It’s the book, not the look

Over the past few weeks, I’ve noticed countless social media “World Book Day costume ideas” posts. Type the event into Google, and every search result has one common attribute. Ask a child “what is World Book Day?” and you’re greeted with a unanimous verdict of “dressing up!” Furthermore, take a trip to the supermarket and you’re faced with rows of fancy dress, often without a single book in sight (with the exception of celebrity authors).

World Book Day Search EngineNow I’m not knocking celebrity authors during a time when only 35% of 10-year-olds in England report that they like reading ‘very much’ (McGrane et al. 2017). There is a plethora of research to support the all-round benefits reading for pleasure provides, for example:

“Reading for pleasure is more important for children’s cognitive development than their parents’ level of education, and is a more powerful factor in life achievement than socio-economic background.” (Sullivan and Brown, 2013)

However, Harris (2017) argues celebrity authors marketed on being “funny” are reducing children’s fiction to a minority of faces. If we want to model an inclusive society, children need to relate and see themselves in the themes they read. Therefore, we need to provide a diverse range of books where pupils have the opportunity to investigate other lives, world’s and perspectives. These encourage children to think, question and empathise. After all, a child is not reading if they cannot comprehend the text. 

In light of this, shouldn’t World Book Day expose children to a range of fiction and non-fiction? For example, exploring stories, folk and fairy tales, myths and legends, classic and modern children’s fiction, poetry and picture books. World Book Day should be about celebrating the work we do year-round to promote a love of reading.

There are PLENTY of non-uniform events throughout the academic year, and I’d much rather a parent spent £15 on books rather than a supermarket costume. Plus with the emphasis on dressing up, parents are more involved than the pupils! After all, the purpose of World Book Day is to “explore the pleasures of books and reading by providing children with the opportunity to have a book of their own”


Visiting Parliament to discuss teacher wellbeing

I decided to join Twitter (often referred to as #edutwitter) before I started my initial teacher training as a way of collaborating with others and sharing ideas. It’s a fantastic (and free!) resource, and also where I found out about the newly established Charted College for Teaching (CCT).

Their aim is to give every teacher a voice on professional matters, in order to improve the lives and opportunities of our children. It’s free for trainees to join, and it gives you access to a wealth of research which has not only helped me with my university studies, but will hopefully improve my professional practice too.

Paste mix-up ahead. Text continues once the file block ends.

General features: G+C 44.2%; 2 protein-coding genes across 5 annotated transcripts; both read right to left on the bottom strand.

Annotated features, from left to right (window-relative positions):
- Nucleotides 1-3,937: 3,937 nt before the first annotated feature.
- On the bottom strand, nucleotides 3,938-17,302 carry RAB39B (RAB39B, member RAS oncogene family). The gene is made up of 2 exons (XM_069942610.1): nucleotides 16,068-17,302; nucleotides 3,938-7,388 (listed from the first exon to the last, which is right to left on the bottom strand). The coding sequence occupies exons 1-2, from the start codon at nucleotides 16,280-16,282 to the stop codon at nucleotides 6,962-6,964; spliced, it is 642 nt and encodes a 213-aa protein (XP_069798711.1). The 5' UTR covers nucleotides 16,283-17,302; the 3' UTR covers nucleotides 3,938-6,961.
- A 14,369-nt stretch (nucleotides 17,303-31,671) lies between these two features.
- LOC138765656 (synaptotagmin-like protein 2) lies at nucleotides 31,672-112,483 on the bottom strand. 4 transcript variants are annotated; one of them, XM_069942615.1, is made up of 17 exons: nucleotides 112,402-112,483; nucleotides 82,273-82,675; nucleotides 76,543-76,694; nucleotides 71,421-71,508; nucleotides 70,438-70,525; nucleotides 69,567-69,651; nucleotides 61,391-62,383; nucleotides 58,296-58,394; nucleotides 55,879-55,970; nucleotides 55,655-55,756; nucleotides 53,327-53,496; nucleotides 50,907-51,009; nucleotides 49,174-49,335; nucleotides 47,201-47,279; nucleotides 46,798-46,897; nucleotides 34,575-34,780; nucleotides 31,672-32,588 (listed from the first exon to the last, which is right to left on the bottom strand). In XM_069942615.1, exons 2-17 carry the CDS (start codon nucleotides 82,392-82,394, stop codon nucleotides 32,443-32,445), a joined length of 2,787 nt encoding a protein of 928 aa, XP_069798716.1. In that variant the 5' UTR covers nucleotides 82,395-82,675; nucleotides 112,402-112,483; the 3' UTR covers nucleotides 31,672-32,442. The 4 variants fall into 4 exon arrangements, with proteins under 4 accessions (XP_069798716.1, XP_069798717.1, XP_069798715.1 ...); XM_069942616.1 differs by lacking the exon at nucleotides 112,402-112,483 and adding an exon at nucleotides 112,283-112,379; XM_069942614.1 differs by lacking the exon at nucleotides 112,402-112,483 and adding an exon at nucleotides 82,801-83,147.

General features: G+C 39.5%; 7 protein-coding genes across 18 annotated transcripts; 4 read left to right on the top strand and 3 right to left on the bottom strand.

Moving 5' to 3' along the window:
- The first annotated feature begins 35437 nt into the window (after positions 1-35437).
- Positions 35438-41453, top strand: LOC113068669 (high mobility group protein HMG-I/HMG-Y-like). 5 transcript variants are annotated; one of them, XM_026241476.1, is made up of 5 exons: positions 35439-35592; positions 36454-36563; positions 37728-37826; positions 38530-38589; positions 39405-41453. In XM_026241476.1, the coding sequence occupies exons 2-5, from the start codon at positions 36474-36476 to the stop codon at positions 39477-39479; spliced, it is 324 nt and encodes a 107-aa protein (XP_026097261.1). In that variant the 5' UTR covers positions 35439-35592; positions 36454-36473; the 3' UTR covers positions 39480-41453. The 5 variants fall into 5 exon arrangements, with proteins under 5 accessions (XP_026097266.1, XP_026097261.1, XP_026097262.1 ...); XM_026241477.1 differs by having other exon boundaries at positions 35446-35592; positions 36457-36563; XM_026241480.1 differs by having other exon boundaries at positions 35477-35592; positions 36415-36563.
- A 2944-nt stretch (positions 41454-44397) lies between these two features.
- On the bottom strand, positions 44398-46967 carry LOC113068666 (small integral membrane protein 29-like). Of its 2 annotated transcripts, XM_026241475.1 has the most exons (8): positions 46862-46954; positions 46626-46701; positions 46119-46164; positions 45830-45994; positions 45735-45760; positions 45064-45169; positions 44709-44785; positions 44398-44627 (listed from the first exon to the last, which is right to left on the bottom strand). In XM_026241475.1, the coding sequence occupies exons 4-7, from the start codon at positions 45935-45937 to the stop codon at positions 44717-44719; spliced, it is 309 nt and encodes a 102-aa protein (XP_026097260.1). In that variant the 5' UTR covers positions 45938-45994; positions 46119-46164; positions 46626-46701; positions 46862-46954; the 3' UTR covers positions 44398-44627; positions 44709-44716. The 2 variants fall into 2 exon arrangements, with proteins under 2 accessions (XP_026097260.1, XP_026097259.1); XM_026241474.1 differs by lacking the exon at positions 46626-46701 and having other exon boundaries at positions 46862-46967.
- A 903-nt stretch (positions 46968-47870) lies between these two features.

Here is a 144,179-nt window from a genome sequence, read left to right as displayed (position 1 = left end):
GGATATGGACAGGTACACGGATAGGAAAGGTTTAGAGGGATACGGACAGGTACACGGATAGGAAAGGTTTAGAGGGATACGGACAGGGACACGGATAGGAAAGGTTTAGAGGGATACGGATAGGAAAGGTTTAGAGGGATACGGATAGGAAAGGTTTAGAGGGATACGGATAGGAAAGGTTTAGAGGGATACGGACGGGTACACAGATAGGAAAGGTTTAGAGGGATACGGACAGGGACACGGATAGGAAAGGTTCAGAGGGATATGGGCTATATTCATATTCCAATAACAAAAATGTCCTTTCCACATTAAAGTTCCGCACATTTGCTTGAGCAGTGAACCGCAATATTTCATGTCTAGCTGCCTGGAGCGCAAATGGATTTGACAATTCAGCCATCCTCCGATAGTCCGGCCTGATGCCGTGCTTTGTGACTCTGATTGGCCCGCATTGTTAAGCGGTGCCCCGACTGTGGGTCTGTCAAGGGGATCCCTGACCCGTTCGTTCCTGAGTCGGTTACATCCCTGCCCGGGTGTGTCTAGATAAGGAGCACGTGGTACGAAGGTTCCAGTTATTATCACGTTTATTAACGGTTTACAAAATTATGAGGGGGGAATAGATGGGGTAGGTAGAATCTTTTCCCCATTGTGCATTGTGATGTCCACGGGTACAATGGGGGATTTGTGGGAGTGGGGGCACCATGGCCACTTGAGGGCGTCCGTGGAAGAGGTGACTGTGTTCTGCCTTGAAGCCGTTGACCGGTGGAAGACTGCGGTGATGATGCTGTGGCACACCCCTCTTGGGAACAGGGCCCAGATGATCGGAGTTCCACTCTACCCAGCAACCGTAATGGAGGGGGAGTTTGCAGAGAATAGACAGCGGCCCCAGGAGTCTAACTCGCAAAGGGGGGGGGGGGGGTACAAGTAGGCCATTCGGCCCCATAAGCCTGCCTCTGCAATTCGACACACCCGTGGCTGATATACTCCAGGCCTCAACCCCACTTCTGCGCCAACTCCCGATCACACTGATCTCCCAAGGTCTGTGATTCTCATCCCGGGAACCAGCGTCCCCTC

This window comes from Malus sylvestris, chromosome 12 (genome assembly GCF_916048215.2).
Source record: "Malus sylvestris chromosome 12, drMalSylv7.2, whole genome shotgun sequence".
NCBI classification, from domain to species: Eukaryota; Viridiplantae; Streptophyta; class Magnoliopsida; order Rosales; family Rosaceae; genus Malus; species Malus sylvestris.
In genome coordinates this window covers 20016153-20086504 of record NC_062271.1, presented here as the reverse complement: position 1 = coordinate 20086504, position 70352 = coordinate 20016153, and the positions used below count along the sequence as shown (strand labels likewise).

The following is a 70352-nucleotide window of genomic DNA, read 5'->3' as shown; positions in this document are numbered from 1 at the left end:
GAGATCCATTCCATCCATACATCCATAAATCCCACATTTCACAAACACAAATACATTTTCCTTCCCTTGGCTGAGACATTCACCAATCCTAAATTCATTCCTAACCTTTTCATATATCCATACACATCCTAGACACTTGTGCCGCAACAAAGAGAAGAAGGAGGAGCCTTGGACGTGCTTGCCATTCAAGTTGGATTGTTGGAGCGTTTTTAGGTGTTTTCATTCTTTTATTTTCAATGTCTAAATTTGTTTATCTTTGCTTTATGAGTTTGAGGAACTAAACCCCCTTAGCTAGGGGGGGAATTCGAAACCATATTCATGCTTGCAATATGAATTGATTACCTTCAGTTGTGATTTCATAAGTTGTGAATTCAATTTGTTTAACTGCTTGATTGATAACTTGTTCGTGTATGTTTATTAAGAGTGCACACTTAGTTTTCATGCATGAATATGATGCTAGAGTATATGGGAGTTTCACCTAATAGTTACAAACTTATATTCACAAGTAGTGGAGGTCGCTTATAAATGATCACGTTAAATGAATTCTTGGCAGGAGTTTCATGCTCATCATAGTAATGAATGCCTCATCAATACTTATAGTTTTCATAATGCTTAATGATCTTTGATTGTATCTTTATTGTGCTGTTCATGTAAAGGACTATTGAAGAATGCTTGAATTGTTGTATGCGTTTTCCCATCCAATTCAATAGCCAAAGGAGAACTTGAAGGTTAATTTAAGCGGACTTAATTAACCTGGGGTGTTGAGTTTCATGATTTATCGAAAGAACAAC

As a member of the CCT, I was lucky enough to have the chance to attend the All Party Parliamentary Group for Teaching on October 22nd. During the meeting, Professor Dame Alison Peacock spoke about the ethos of the CCT and their expansion over the past year. However, it was also a brilliant opportunity to hear from other researchers and their proposals to improve teacher wellbeing. For example, Julian Stanley who is the CEO of the Education Support Partnership, presented their 2018 Teacher Wellbeing Index.

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Second to inadequate funding, I think mental health and wellbeing is the most significant issue in education. Not just for pupils, but also staff.  The yearly Wellbeing Index which is the UK’s largest teacher survey found 57% of teachers had considered leaving the sector during the last 5 years because of health pressures. Moreover, in comparison to the rest of the UK workforce, over 1/3 of education professionals described their role as causing them to feel stressed, either most or all of the time over the past few weeks.

As Julian explained, a consequence of this is a growing teacher recruitment and retention crisis. The Department for Education has failed to meet their recruitment targets for a successive 5 years. The graph below depicts how this could lead to a national catastrophe.

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I believe teaching is one of the most important jobs in society, it shapes future generations, and all of the jobs preceding it. Furthermore, the index also included a word cloud of the most common concerns with teaching:

Screenshot 2018-11-02 at 14.10.29In the words of Julian Stanley, “by turning the role into an unmanageable task we risk alienating those with the passion and skill to succeed”. I personally feel incredibly strongly about the lack of wellbeing provision in schools, due to my own battle with anxiety. I didn’t receive a diagnosis and thus access to support until I reached crisis point at university. I’d never even heard the words “mental health” until shortly before. Furthermore, I believe if we foster a positive culture of speaking about ways to look after our mental health at an early age, I would have been able to access support sooner. Which is one of the main reasons why I wanted to become a teacher.

Fortunately, I think we are heading in the right direction as a society. Mental Health is becoming more prevalent in discussions. However, the level of support is still inadequate. In July, the DfE announced plans to amend the National Curriculum, meaning from September 2020, all schools must follow a programme of ‘health education’, incorporating an understanding of both physical and mental health.

However, despite welcoming the news we’re becoming the first country to include mental wellbeing within our curriculum. I don’t believe specific lessons are enough to change attitudes, and ultimately develop a society where mental health is not shunned or stigmatised, but nurtured openly and honestly. I firmly believe a child should have the same confidence, and reaction from others in expressing that they’re anxious, as they would to announcing they have a sore throat.

My concern derives from headlines such as that of The Times, “students aged 4 will learn how to beat depression”, indicating ‘health’ lessons may reflect the same stigma or worries which sex and relationship education currently evokes. Headlines such as these, leave visions of  Y1s playing snap the symptom to the mental health condition!  Instead, we need to focus on the fantastic work which schools are already doing to promote mental wellbeing. Activities which need to remain prevalent across ALL lessons and day-to-day activities, not merely standalone sessions, working towards building a culture of tolerance and understanding.